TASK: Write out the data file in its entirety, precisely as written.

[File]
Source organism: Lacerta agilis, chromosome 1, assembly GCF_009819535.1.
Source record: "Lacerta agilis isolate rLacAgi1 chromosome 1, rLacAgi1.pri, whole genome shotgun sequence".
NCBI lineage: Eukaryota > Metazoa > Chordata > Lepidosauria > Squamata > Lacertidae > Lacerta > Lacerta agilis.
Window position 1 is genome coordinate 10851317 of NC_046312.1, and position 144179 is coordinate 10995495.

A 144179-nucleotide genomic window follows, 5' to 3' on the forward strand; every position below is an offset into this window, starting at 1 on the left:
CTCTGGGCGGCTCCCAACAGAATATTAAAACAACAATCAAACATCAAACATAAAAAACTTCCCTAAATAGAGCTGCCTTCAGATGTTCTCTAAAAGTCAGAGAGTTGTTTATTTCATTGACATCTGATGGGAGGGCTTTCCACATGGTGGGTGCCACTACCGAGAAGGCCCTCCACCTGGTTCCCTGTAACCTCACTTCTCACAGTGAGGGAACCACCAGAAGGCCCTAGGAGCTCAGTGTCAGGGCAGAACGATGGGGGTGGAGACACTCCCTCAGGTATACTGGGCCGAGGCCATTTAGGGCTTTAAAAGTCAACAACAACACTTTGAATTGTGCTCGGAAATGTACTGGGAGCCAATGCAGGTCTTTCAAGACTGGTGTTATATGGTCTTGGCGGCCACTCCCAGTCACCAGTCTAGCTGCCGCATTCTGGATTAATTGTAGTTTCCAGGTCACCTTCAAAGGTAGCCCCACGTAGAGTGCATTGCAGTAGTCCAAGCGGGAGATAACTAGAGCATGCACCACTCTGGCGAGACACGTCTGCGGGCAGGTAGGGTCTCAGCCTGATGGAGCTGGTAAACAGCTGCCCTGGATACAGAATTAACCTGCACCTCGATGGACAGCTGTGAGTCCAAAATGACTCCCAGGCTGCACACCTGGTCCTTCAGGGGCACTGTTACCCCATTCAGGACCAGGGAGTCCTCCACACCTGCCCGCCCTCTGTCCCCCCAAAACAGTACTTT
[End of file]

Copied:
Source organism: Lacerta agilis, chromosome 1, assembly GCF_009819535.1.
Source record: "Lacerta agilis isolate rLacAgi1 chromosome 1, rLacAgi1.pri, whole genome shotgun sequence".
NCBI lineage: Eukaryota > Metazoa > Chordata > Lepidosauria > Squamata > Lacertidae > Lacerta > Lacerta agilis.
Window position 1 is genome coordinate 10851317 of NC_046312.1, and position 144179 is coordinate 10995495.

A 144179-nucleotide genomic window follows, 5' to 3' on the forward strand; every position below is an offset into this window, starting at 1 on the left:
CTCTGGGCGGCTCCCAACAGAATATTAAAACAACAATCAAACATCAAACATAAAAAACTTCCCTAAATAGAGCTGCCTTCAGATGTTCTCTAAAAGTCAGAGAGTTGTTTATTTCATTGACATCTGATGGGAGGGCTTTCCACATGGTGGGTGCCACTACCGAGAAGGCCCTCCACCTGGTTCCCTGTAACCTCACTTCTCACAGTGAGGGAACCACCAGAAGGCCCTAGGAGCTCAGTGTCAGGGCAGAACGATGGGGGTGGAGACACTCCCTCAGGTATACTGGGCCGAGGCCATTTAGGGCTTTAAAAGTCAACAACAACACTTTGAATTGTGCTCGGAAATGTACTGGGAGCCAATGCAGGTCTTTCAAGACTGGTGTTATATGGTCTTGGCGGCCACTCCCAGTCACCAGTCTAGCTGCCGCATTCTGGATTAATTGTAGTTTCCAGGTCACCTTCAAAGGTAGCCCCACGTAGAGTGCATTGCAGTAGTCCAAGCGGGAGATAACTAGAGCATGCACCACTCTGGCGAGACACGTCTGCGGGCAGGTAGGGTCTCAGCCTGATGGAGCTGGTAAACAGCTGCCCTGGATACAGAATTAACCTGCACCTCGATGGACAGCTGTGAGTCCAAAATGACTCCCAGGCTGCACACCTGGTCCTTCAGGGGCACTGTTACCCCATTCAGGACCAGGGAGTCCTCCACACCTGCCCGCCCTCTGTCCCCCCAAAACAGTACTTT